Psst … want to know a secret? Want to know a secret that all chefs know that you may not? It’s called brining.
I’m sure you’ve heard of it. But, of course you probably figured it was too complicated and time consuming, right? Yeah, that’s what I used to think too. But today, I’m going to crack the code on brining for the everyday cook and/or griller and show you how this “magic” technique can fit in your lifestyle.
First of all, let’s talk about the whys of brining. Why should you do it? Well, it makes pork, poultry, fish and lamb not only taste great, but the meat winds-up moist and tender without hardly any extra work. How would you like knowing that every time you cooked pork or chicken that it’s going to turn out tender, moist, juicy and flavorful? Sounds like a good deal doesn’t it? Well it is.
Now let’s talk about why brining works. Without getting into to my “Mr. Science” mode, what brining does is change the molecular structure of the internal cells of the protein. What happens is the moisture in the meat starts exchanging water with the brine mixture — which contains the salt or seasoning — therefore driving flavor into the meat. An extra added advantage of brining is that more moisture than what was originally present in the meat is driven into the protein.
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That extra moisture is not lost during the cooking process, hence the juicy aspect of brined meat. The bottom line is that you are driving flavor and moisture directly into the protein. This method works on almost every type of protein, with the exception of beef. Brining can make beef a bit mushy. For beef, we use a salting technique, which I loosely describe in the Perfect Steak post.
Why don’t more people brine? Probably because most recipes start out with the culinary school version of “Boil one gallon of water, stir in one cup of kosher salt … and end with telling you to brine for 18 to 24 hours. Which is fine when you’re preparing Turkey or other large proteins. However, when I get home from work and want to grill up some chicken or pork, I just don’t have the time or sometimes the planning skills, to wait for a 24 hour brine. I’m sure you’re probably in the same boat, right?
That’s why for weekday meals I like to do a simple quick brine. A quick brine is just what it sounds like. A hyper concentrated brine that will get most of the work done in a fraction of the time of a normal brine. In fact, in most cases, you can have your food brined and ready to cook in as little as 30 minutes to one hour. Certainly a huge time saver for the home cook.
So without further ado, here’s the quick brine.
1/4 cup sugar
1/4 cup table salt or 1/2 cup kosher salt
4 cups of water (I prefer filtered)
Whisk or stir the water, salt and sugar until thoroughly combined. Add the chicken, fish or pork to a one gallon plastic bag and place the bag in a bowl to catch any over-spill or leakage. Pour the brine into the bag with the meat, press out all of the excess air and seal it. Refrigerate and let the protein sit in the brine for 30 minutes to one hour. Do not go longer than one hour.
That’s it. Pretty simple, huh? Now, if you want to get a bit creative, you can add some other herbs and spices to the brine. Rosemary, thyme, tarragon, granulated onion, granulated garlic, crushed garlic, chili powder and chili flakes are just a few examples of what you could add if you wanted. But I’ll leave that up to you. The main point is that the brine is going to make all of the difference in the world.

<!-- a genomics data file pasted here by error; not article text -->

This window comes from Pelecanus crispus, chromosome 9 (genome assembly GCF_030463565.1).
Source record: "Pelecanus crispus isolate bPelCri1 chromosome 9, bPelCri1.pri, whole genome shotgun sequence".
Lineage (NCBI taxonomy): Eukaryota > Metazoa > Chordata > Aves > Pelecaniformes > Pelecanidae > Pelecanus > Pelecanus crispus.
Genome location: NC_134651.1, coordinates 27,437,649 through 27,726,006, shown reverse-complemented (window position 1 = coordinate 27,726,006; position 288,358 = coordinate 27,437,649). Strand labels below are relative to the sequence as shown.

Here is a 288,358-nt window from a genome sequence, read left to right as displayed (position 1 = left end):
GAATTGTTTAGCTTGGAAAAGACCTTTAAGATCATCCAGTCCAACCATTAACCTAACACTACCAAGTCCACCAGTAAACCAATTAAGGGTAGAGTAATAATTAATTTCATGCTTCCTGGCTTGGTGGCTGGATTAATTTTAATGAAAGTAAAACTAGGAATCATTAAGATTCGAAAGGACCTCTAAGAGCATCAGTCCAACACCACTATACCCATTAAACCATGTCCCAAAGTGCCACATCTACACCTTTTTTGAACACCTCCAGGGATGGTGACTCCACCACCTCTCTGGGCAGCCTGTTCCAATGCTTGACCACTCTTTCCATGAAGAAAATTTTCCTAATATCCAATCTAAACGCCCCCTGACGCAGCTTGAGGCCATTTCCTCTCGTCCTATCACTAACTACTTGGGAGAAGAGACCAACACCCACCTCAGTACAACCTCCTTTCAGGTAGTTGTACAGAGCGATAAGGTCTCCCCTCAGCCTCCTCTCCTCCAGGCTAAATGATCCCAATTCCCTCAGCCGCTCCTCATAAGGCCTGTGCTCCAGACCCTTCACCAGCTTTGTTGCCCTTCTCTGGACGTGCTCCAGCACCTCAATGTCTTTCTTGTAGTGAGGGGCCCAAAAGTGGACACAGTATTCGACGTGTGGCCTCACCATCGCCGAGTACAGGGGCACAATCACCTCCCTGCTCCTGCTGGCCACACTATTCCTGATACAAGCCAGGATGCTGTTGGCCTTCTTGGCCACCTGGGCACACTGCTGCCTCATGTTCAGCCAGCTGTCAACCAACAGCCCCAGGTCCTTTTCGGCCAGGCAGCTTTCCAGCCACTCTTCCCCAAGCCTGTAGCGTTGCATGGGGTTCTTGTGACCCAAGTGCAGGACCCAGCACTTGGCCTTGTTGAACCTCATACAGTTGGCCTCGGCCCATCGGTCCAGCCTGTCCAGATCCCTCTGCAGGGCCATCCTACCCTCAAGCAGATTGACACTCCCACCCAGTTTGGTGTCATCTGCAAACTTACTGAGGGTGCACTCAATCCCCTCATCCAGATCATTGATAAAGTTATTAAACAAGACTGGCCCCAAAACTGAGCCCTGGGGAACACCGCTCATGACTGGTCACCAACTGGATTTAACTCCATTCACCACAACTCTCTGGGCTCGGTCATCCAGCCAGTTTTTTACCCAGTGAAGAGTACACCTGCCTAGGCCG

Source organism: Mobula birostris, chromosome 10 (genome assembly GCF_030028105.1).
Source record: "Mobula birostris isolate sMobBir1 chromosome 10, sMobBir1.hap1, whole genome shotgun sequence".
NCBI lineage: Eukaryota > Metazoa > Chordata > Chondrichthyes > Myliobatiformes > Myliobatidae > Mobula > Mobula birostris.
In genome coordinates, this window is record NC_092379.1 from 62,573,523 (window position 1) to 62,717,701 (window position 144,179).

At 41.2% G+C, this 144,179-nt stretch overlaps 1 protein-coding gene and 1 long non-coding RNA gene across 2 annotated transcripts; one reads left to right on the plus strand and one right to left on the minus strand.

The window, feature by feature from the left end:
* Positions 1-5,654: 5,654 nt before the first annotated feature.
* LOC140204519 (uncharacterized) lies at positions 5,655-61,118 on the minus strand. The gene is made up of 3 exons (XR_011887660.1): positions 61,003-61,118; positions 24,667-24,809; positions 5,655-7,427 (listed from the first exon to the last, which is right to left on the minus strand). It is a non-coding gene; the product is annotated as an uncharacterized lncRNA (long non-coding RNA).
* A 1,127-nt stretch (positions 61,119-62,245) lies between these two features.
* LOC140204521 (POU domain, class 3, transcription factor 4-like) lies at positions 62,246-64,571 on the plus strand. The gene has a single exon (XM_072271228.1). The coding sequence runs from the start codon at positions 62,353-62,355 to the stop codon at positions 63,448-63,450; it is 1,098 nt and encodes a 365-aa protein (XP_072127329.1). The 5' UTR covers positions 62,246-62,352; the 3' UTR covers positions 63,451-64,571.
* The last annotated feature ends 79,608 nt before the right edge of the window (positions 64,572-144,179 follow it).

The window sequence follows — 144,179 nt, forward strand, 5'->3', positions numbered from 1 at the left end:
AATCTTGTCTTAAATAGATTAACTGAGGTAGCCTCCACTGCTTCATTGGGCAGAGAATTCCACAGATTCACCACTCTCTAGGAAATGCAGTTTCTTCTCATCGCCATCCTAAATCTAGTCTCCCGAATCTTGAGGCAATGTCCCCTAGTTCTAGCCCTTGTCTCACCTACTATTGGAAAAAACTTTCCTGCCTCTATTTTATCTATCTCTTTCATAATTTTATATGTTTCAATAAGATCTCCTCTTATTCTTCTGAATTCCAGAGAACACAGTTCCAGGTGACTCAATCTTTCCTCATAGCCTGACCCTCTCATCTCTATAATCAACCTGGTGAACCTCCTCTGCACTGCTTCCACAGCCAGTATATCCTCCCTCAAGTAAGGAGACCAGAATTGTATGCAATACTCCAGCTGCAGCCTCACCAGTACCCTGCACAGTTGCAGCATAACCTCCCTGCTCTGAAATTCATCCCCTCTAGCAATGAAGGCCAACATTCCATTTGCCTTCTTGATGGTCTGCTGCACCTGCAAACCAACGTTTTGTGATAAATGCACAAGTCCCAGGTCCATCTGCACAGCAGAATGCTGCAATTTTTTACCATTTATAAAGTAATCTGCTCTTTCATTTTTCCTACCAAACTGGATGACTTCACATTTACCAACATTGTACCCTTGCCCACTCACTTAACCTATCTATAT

Here are some finer points of the quick brine.
Let’s say you wanted to add a rub to your brined meat before you cooked it. If you are following a standard recipe, here are my recommendations:
▪ Rinse the meat off and thoroughly dry after the brining process. Follow the recipe as written.
▪ The other choice is the not rinse the meat off — still pat dry though — and half the amount of salt in a recipe. The protein will still retain some of the salt from the brine.
Here’s a quick recipe to try with boneless, skinless chicken breasts:
Grilled Brined Chicken
4 to 6 boneless, skinless chicken breast
2 Tablespoons of olive oil
Fresh ground pepper
Brine the chicken breasts as described above. Set up the grill to a two zone grill (see tip two on this blog post if you are not familiar with the set up). Take the chicken out of the brine, pat dry and evenly spread on the olive oil. Brush the cooking grates of the grill clean. Add a wood chunk to the charcoal or chips to the smoker box of a gas grill, following manufacturer’s instructions, and close the lid.
Place the chicken on the cooler side of the grill with the thicker end of the chicken breasts directed towards the hotter side of the grill. Replace the lid, with the vents over the cooler side of the grill (if using a charcoal grill). Cook for 16 minutes turning once (8 minutes per side), until the internal temperature reaches 150 degrees. Place the chicken directly over the hot side of the grill (direct) and cook for 4 minutes (turning once), until the internal temperature reaches 160°.
Remove the chicken from the grill and lightly tent with aluminum foil while the chicken rests for 5 minutes. Season with freshly ground pepper to taste before serving.
So I hope the next time you are compelled to do some weeknight grilling, you remember the quick brine technique and let it do its magic for you. You can now say “goodbye” to dried out chicken and pork and say “hello” to moistness and flavor.
Enjoy and keep on cooking outdoors. Like I always say “cooking outside tastes better and it’s a heck of a lot more fun.” Get out there and enjoy.
Craig Jones is a live-fire cooking expert, the Grill Mayor for Food Network (2012), and owner of Savory Addictions Gourmet Nuts. He’s also a certified KCBS BBQ judge, a student of pizza crafting and an enthusiastic supporter of the greater Kansas City food scene.